OGDEN — A woman has admitted to playing a role in more than 100 car burglaries in Weber County over the past two months, police say, and the investigation has now expanded into more than a dozen unsolved theft cases in Davis County.
The culmination of a stakeout and a month-long investigation into pawn shop transactions, led to the Wednesday arrest of Amanda Kay Buck, 27, police said. There had been 50 suspect transactions over the past month, Ogden Police Lt. Scott Conley said.
Buck was charged Thursday in 2nd District Court with seven counts each of theft, a third-degree felony, and vehicle burglary, a class A misdemeanor.
According to Conley, Buck said her motive for taking part in the crimes was to fund a drug habit.
Davis County Sheriff Todd Richardson said investigators from his office were now trying to determine if the same woman was tied to 17 car burglaries in West Point in April.
At the time, Chad Kilhstrom, who had his car and truck raided, said he came out of his home and saw a woman who said hello and then squealed the tires of her car as she sped away. Kihlstrom said he saw the same woman, perhaps with some other men, again about a half hour later on a nearby street. Once again, she sped away her car.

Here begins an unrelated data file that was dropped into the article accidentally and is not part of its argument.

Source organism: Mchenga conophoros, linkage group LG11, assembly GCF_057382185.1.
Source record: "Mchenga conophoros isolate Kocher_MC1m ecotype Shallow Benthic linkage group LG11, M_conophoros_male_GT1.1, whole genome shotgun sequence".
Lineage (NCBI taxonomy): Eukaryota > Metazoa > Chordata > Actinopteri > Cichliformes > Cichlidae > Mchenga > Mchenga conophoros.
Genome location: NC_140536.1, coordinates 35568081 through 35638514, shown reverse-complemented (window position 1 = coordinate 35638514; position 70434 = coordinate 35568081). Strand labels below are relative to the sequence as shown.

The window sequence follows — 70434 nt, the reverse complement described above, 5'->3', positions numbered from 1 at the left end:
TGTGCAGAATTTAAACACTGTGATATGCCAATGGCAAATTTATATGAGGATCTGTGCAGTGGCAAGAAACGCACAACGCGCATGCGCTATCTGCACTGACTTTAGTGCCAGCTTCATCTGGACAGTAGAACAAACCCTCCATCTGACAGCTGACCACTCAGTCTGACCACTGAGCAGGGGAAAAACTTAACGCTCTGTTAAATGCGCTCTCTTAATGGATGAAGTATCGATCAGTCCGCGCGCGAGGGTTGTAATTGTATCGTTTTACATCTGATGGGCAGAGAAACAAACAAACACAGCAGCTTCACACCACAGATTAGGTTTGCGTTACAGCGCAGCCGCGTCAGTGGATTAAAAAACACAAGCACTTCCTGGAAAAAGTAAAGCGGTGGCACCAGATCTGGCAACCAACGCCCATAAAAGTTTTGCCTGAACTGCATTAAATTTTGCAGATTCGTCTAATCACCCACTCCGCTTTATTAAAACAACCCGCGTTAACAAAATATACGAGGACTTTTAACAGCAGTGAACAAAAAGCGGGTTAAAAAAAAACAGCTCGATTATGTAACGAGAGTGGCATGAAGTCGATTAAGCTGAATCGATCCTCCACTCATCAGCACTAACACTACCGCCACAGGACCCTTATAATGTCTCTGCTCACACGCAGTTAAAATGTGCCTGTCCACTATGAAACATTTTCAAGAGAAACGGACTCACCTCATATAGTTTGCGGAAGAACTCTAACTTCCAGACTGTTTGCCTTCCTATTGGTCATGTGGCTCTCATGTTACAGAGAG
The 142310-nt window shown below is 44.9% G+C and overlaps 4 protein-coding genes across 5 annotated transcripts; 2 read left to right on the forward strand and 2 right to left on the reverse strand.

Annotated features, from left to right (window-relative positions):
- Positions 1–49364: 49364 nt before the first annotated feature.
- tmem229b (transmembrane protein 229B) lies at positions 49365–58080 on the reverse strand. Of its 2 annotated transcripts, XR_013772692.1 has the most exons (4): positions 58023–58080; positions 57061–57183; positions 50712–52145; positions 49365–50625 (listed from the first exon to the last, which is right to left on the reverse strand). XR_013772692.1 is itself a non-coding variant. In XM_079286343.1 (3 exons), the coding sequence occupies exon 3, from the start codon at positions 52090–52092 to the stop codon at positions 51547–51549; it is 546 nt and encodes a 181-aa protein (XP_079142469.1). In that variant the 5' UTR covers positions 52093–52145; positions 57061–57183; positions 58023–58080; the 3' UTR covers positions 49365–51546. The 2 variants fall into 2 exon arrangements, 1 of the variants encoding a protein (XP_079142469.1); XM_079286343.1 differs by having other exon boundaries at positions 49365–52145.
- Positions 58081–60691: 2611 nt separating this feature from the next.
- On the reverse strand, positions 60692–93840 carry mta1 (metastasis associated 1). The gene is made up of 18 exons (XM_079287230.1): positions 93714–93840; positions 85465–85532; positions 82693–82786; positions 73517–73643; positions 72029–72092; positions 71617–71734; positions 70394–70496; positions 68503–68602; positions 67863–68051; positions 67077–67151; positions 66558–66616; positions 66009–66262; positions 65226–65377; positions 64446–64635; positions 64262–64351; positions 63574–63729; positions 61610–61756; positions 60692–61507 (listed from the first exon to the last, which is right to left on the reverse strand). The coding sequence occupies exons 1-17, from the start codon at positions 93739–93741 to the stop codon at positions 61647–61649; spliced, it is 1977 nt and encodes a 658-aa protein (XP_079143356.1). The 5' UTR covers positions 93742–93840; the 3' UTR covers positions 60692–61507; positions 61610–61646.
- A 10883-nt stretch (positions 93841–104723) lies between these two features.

“There are commonalities between these two events (Weber County’s burglaries and Davis County’s burglaries), and that’s what we look for in law enforcement is commonalities,” Richardson said.
He did not elaborate on all the similarities. In addition to a woman being involved, he said the car descriptions in Weber and Davis counties were similar.
Buck was stopped Wednesday in a dark blue, older model BMW along the 900 block of 1100 North in Ogden. She was with a passenger who was not arrested.
Officers found power tools, computer gear, debit and credit cards and a safe in the car, Conley said.
Conley said investigators believed there were more people involved in the car burglary spree, and they were working to identify them.
One of the victims during the spree was state Rep. Ryan Wilcox, R-Ogden, who had computer equipment, Bluetooth headsets and even pictures of his daughter stolen from his pickup truck Tuesday night.
Wilcox said his truck wasn’t unlocked, like so many of the cars that were broken into. He said the culprits pressed down on a window that was lowered about an inch.
He credited great police work for getting most of his stolen items back already.
“That never happens,” Wilcox said. “Nobody ever gets their stuff back, especially not that quickly. So, we’re pretty blessed.”